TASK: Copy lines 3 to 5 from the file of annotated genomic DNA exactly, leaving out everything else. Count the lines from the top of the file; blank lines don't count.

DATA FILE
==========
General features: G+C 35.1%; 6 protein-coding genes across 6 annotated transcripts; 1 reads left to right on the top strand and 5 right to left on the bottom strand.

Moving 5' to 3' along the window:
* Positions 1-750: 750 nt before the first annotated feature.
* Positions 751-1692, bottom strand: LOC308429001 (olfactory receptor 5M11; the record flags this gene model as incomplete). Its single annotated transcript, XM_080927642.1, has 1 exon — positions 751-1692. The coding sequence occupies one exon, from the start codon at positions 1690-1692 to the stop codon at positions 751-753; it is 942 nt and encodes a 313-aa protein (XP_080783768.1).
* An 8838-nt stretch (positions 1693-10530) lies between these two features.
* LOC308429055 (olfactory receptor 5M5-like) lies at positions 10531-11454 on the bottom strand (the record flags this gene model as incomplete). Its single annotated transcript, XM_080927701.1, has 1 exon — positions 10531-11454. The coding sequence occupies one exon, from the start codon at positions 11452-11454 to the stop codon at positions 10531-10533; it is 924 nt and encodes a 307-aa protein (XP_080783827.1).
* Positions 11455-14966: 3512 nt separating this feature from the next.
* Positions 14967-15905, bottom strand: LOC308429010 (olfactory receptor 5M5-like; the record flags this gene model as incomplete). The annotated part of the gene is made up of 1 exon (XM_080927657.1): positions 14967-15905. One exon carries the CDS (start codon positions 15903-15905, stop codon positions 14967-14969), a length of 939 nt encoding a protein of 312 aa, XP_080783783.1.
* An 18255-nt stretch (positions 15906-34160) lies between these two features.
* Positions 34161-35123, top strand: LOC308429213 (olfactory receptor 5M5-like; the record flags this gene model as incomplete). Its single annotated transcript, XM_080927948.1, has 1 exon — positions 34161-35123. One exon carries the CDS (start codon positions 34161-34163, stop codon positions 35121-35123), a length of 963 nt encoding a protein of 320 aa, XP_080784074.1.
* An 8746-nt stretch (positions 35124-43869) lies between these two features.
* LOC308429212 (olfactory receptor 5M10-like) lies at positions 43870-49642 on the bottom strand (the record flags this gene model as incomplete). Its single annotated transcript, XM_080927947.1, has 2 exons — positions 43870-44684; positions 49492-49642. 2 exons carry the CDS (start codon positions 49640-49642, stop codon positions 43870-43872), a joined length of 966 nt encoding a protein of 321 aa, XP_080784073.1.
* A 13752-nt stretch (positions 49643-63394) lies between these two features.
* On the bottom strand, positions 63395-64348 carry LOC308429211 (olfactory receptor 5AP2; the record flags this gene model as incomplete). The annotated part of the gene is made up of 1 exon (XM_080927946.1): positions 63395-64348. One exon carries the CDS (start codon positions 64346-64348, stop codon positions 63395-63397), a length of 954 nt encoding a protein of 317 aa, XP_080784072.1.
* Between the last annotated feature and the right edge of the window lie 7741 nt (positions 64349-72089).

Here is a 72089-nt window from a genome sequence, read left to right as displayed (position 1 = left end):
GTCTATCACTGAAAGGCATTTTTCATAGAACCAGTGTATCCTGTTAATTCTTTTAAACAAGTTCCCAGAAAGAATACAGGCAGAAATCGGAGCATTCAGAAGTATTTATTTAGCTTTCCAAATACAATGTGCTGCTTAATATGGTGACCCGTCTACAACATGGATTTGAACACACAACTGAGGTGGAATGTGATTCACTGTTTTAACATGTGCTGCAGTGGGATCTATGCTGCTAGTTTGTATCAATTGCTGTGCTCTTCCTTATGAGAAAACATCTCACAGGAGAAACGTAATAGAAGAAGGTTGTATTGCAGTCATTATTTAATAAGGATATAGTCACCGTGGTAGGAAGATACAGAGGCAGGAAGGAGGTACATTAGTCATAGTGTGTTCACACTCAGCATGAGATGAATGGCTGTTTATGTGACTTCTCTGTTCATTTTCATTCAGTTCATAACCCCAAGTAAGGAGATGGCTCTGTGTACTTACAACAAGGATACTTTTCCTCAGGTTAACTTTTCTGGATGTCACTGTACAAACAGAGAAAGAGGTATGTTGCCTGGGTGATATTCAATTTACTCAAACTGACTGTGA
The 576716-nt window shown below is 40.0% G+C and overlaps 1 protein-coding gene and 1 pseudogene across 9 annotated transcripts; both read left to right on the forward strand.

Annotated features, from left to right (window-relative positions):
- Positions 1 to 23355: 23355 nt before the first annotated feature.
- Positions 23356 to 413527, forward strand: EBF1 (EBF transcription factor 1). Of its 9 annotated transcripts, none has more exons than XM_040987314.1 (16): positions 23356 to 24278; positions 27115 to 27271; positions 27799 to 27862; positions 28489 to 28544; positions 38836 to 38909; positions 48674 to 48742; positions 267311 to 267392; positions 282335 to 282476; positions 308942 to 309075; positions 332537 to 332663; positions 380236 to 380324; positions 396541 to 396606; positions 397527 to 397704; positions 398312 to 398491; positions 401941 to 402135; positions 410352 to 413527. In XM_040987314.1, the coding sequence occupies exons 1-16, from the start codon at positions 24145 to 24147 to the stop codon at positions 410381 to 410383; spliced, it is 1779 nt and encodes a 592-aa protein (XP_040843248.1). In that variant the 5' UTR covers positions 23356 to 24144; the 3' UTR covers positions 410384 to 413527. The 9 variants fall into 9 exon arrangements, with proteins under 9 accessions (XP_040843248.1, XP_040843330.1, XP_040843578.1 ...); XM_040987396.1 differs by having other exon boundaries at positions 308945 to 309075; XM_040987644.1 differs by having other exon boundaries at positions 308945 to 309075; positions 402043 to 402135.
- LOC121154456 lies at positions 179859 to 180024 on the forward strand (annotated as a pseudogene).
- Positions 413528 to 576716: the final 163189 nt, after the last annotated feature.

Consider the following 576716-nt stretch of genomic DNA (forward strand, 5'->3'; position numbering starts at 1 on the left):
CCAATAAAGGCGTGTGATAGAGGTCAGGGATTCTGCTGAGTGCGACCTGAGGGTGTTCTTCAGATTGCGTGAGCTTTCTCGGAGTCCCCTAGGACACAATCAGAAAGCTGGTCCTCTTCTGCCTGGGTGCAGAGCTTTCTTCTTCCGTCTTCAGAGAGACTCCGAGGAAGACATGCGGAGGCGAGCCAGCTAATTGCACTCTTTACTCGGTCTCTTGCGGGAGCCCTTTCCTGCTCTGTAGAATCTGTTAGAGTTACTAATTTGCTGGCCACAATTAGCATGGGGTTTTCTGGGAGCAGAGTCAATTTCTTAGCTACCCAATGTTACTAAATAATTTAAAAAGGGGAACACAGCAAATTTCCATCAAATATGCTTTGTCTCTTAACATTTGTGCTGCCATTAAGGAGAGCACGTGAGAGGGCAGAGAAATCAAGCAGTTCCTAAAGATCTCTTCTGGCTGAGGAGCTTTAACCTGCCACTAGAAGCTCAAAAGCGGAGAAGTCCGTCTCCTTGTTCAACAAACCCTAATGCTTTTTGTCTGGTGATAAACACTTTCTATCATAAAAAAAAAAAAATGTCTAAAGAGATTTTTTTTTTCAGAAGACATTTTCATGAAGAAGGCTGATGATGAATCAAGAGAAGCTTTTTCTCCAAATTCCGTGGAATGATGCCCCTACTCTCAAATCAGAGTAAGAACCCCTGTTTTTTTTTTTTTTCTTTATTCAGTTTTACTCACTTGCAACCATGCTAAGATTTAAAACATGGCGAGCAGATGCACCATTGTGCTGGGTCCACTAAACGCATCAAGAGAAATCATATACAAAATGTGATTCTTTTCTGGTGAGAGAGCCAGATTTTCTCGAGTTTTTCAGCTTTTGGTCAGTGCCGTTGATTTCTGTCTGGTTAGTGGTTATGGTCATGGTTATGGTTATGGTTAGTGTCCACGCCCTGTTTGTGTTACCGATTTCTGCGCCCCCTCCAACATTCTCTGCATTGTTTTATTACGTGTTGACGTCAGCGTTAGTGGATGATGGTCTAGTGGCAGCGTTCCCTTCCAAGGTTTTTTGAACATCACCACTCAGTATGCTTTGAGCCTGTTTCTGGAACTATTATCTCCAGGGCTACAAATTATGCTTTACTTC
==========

* Positions 1-750: 750 nt before the first annotated feature.
* Positions 751-1692, bottom strand: LOC308429001 (olfactory receptor 5M11; the record flags this gene model as incomplete). Its single annotated transcript, XM_080927642.1, has 1 exon — positions 751-1692. The coding sequence occupies one exon, from the start codon at positions 1690-1692 to the stop codon at positions 751-753; it is 942 nt and encodes a 313-aa protein (XP_080783768.1).
* An 8838-nt stretch (positions 1693-10530) lies between these two features.